The Ultimate Foodie’s Guide to Italy


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Italy is undeniably one of the best countries in the world when it comes to food. Food travelers flock to Italy not only for its pasta, pizza, gelato and wine, but also for the history that makes Italian food so iconic. Italy isn’t just good at making food, the country is good at protecting the ingredients and traditions that make Italian food so delicious. This means if you want to try certain ingredients and dishes, you will need to explore multiple regions of Italy. Here’s a look at some of best destinations for foodies to visit on their Italian vacation.


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Tuscany includes iconic destinations like Florence, Siena and Pisa. The region is most famous for its rolling, vineyard-covered countryside, which produces some of the best Chianti in the world. Aside from the wine, Tuscany is renowned for its rustic cuisine. If you’re an adventurous eater, try a lampredotto sandwich, which contains tripe covered in a spicy sauce. Tuscany is also known for its soups, especially in the colder winter months, so order a bowl of ribollita, a vegetable and bread soup. During the summer, sample panzanella, a cold salad of bread soaked in balsamic vinegar and mixed with onions, tomato and basil then topped with olive oil. When dinner rolls around,b ring your appetite and try a giant bistecca Fiorentina, a T-bone steak from the Chiana Valley region.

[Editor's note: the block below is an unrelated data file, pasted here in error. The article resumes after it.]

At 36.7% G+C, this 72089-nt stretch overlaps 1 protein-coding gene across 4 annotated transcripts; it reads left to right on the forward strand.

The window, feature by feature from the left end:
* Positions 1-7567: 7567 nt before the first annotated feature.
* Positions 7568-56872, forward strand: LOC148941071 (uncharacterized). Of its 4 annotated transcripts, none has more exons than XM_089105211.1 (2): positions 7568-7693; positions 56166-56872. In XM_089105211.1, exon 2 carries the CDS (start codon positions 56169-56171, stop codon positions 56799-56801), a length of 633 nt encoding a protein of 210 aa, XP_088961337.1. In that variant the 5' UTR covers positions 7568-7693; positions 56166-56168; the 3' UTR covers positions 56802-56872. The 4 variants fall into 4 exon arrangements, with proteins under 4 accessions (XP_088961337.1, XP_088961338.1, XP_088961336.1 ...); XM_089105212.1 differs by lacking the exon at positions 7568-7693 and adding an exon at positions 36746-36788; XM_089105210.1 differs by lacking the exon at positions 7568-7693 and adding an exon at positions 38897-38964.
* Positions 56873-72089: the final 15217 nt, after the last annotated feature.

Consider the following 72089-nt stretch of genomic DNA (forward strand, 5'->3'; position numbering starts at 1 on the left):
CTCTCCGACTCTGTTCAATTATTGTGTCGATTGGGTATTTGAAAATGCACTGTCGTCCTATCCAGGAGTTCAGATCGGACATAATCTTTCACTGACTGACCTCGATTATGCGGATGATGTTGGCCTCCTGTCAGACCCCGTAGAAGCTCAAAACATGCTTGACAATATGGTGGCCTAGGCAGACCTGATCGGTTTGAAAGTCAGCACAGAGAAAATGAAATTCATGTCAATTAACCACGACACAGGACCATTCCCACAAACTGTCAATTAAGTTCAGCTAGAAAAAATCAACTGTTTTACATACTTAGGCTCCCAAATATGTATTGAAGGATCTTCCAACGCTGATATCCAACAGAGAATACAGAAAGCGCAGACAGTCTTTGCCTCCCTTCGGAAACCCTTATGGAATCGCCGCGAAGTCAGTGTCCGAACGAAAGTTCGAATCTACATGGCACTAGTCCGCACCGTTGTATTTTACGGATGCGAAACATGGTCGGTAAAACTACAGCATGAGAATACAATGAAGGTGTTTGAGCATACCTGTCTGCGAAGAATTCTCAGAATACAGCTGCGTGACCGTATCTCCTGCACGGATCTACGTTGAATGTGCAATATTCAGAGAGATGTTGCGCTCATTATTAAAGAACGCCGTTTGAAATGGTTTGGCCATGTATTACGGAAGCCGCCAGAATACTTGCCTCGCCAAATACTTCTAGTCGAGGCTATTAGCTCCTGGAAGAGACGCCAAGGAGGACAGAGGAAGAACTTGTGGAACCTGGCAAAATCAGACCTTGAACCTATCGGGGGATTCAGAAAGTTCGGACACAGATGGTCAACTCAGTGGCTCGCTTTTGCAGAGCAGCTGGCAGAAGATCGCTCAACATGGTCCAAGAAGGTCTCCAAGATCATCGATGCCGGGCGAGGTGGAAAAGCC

Sicily is a special island that is home to more than just the tallest volcano in Europe. Sicily’s contributions to Italian cuisine include arancini, which are delicious rice balls filled with meat, breaded and fried. Be prepared to fill up on dessert when you're here, as several popular sweet treats originated from this island. The cream-filled cannoli, for example, and cassata, a sponge cake soaked in liquor and layers of icing. Try these treats at Caffè Sicilia in Noto, which was featured in Netflix's Chef's Table. Trust us, your sweet tooth will be happy.